A yatra to green villages
10-days on the road, following a circuitous route in Saurashtra through
changing terrains, peeking into the life of villages along the way.
25 people from various regions of our country, and some from abroad,
travelling by road together. How to describe us? Students, NGO people,
journalists, farmers and engineers. Muslims, Hindus, Christians. Adivasis
and Europeans. You may wonder, what brought us together? What took
What kept us together?
A common concern: water.
As we traveled from Dahod near the Madhya Pradesh (MP) border to Surendranagar,
and on through Rajkot and Junagadh districts down to the coast, and
back via Bhavnagar to Ahmedabad, we witnessed a kaleidoscope of approaches
and techniques to manage water. Different conditions and needs had
brought into play local initiatives and adaptations. We visited a
dozen villages; each day brought a new picture.
The issues people were dealing with and the approaches changed as
we moved deeper into Saurashtra. In some places it was a local NGO
that worked to create awareness, helped in building up village institutions
and contributed funds; in others the villagers themselves had undertaken
massive works to revive and manage their water sources.
The Pani Yatra ended with a train ride to Delhi, animated by discussions
on the social issues that are tied to "project work", with
yatris taking turns to play the roles of the various actors involved
- government, NGO, contractor, farmer etc. Back at the CSE office,
the yatris shared their experiences and a few photographs with the
- In Dahod we saw local lift-irrigation societies managing the
use of water from a river revived and checked by small dams, wastelands
turned into fruit-bearing orchards and drip-irrigated floriculture.
- In caste-ridden drought-prone Surendranagar district women talked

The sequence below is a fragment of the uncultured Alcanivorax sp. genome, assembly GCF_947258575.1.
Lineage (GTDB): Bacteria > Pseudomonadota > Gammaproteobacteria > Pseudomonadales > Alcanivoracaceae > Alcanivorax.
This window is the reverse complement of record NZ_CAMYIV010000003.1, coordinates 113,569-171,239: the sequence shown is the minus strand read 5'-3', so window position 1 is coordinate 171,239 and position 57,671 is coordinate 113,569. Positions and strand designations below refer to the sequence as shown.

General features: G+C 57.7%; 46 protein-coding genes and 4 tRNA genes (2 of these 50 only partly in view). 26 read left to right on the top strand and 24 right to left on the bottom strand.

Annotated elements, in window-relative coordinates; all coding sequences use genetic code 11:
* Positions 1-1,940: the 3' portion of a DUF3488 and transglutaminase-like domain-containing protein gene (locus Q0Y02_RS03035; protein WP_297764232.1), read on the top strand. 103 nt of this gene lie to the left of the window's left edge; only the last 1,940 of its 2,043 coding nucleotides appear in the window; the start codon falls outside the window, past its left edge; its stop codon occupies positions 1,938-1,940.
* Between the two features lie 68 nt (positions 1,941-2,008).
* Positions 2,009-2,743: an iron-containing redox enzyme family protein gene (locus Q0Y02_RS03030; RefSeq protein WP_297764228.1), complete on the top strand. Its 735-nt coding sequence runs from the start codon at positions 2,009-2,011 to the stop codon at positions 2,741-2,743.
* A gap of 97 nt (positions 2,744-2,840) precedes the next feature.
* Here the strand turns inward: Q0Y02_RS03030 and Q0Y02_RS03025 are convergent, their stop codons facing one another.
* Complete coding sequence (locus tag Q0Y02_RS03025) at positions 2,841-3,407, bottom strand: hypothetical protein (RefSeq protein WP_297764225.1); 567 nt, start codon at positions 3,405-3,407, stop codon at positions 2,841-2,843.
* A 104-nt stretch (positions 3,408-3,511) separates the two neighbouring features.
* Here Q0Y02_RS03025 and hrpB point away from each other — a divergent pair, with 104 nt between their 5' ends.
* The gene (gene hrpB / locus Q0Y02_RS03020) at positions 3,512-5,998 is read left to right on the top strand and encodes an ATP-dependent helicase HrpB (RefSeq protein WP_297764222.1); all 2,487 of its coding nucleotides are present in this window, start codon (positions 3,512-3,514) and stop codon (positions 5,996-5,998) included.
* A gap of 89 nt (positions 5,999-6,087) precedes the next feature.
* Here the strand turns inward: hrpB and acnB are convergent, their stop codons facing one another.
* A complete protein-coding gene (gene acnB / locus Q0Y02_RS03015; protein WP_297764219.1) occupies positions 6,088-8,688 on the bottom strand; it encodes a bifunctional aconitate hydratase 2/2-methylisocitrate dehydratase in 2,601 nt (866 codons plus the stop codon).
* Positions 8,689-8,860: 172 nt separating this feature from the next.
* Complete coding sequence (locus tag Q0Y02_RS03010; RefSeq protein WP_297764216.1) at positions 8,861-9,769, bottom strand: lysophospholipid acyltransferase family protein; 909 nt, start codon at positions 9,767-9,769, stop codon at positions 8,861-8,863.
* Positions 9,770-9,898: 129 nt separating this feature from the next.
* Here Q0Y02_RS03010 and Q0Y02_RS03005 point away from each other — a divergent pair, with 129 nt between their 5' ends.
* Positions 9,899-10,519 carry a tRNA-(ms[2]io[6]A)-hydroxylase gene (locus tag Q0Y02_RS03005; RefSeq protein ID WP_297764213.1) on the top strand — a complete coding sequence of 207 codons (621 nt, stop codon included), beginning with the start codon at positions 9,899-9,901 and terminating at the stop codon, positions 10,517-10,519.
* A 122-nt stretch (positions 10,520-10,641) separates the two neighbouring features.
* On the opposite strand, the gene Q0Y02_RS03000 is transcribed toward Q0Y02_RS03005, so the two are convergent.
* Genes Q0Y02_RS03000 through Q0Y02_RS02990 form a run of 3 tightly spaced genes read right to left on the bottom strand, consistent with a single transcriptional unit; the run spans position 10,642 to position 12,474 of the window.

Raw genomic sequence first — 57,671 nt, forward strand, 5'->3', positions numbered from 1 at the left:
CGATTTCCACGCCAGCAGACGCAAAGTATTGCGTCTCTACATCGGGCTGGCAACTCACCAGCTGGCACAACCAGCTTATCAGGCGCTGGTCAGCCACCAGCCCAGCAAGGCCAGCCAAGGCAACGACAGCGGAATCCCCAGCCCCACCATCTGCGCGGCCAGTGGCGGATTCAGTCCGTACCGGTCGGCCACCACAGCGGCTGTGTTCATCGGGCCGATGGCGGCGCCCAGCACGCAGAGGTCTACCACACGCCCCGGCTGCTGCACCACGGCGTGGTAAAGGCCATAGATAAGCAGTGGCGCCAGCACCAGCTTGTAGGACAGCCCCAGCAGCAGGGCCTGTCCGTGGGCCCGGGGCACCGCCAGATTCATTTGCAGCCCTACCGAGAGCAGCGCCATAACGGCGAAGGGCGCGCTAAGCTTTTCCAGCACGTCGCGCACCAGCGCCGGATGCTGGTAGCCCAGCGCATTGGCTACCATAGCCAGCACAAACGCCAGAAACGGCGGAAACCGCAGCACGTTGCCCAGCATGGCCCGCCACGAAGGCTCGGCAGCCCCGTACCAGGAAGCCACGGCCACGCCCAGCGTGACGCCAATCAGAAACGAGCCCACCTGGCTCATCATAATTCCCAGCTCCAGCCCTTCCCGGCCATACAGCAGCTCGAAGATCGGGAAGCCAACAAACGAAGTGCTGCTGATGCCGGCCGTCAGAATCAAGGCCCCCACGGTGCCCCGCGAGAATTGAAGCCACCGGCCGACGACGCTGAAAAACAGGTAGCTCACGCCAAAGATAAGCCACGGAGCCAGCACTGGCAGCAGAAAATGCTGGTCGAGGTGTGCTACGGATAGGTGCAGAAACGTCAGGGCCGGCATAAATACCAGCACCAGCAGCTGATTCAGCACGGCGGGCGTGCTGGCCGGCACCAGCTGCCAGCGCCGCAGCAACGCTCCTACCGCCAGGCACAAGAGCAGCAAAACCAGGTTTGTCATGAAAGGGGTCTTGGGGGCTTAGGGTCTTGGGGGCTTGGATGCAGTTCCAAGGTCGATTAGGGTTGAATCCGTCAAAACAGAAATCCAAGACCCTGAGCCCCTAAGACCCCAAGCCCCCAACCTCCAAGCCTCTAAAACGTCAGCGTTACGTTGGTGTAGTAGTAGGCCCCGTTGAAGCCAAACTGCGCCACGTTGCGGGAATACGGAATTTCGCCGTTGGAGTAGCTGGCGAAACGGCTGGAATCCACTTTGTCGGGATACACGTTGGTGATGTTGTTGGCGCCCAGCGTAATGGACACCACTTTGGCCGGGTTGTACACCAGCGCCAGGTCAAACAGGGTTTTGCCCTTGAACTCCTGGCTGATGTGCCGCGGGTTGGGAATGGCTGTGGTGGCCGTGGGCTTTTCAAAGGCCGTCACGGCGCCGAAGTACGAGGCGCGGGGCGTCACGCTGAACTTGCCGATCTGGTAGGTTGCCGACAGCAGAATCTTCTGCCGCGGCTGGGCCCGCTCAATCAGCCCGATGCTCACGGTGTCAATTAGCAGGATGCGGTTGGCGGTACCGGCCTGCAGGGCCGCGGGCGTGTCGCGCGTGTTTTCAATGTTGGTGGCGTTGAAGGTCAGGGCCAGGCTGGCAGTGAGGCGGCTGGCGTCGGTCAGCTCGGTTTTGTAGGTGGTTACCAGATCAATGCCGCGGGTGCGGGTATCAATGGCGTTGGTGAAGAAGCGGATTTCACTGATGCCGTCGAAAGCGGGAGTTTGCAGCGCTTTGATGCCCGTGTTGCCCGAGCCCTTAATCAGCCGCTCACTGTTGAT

to us about how they now had enough drinking water after installing
roof-top rainwater harvesting systems. We learnt about watershed
development through community institutions, and the need for decentralised
drinking water supply schemes.
- In Rajkot we saw with our own eyes how an ex-Sarpanch had used
satellite imagery to increase the recharge of water and subsequent
filling of wells in his village. Shamjibhai Antala, the tireless
crusader for water showed us his unique method of well-recharging.
- In the Meghal river basin, Junagadh the Aga Khan Rural Support
Programme (AKRSP) despairing of ever solving the problem of dipping
water tables through isolated interventions undertook a river
basin approach to revive a system of rivers and streams, spreading
awareness and knowledge through basin-wide teams of villagers.
Down by the coast we encountered the problems of salinity ingress
due to over-exploitation of groundwater. Pani samiti (water committees)
were involved in the management and prevention of salinity ingress
through such techniques as well sealing, farm bunding and rooftop
- In Bhavnagar we visited Khopala where a community initiative
to harvest rainwater was led by a diamond merchant who had migrated
from that very village to Surat years before. We witnessed their
pioneering work in building checkdams, practically creating their
own water bearing streams by digging canals around the village.
- The last day we spent in Ahmedabad, talking to Sanjay Joshi
of Centre for Environment Education (CEE), a Ahmedabad based NGO
who had been working on drinking water supply schemes in Bhavnagar
that was a government- NGO collaboration. He shed some light on
the various problems and pleasures that are part of working in
villages, with the attendant issues of caste, gender, corruption
on one side, and the enthusiasm and sense of unity that water
created on the other. We ended our day in Ahmedabad with a visit
to the revived Vastrapur lake, a part of the initiative by local
land-owning municipal bodies to revive urban water bodies.
For more details:
Sumita Dasgupta & Ruksan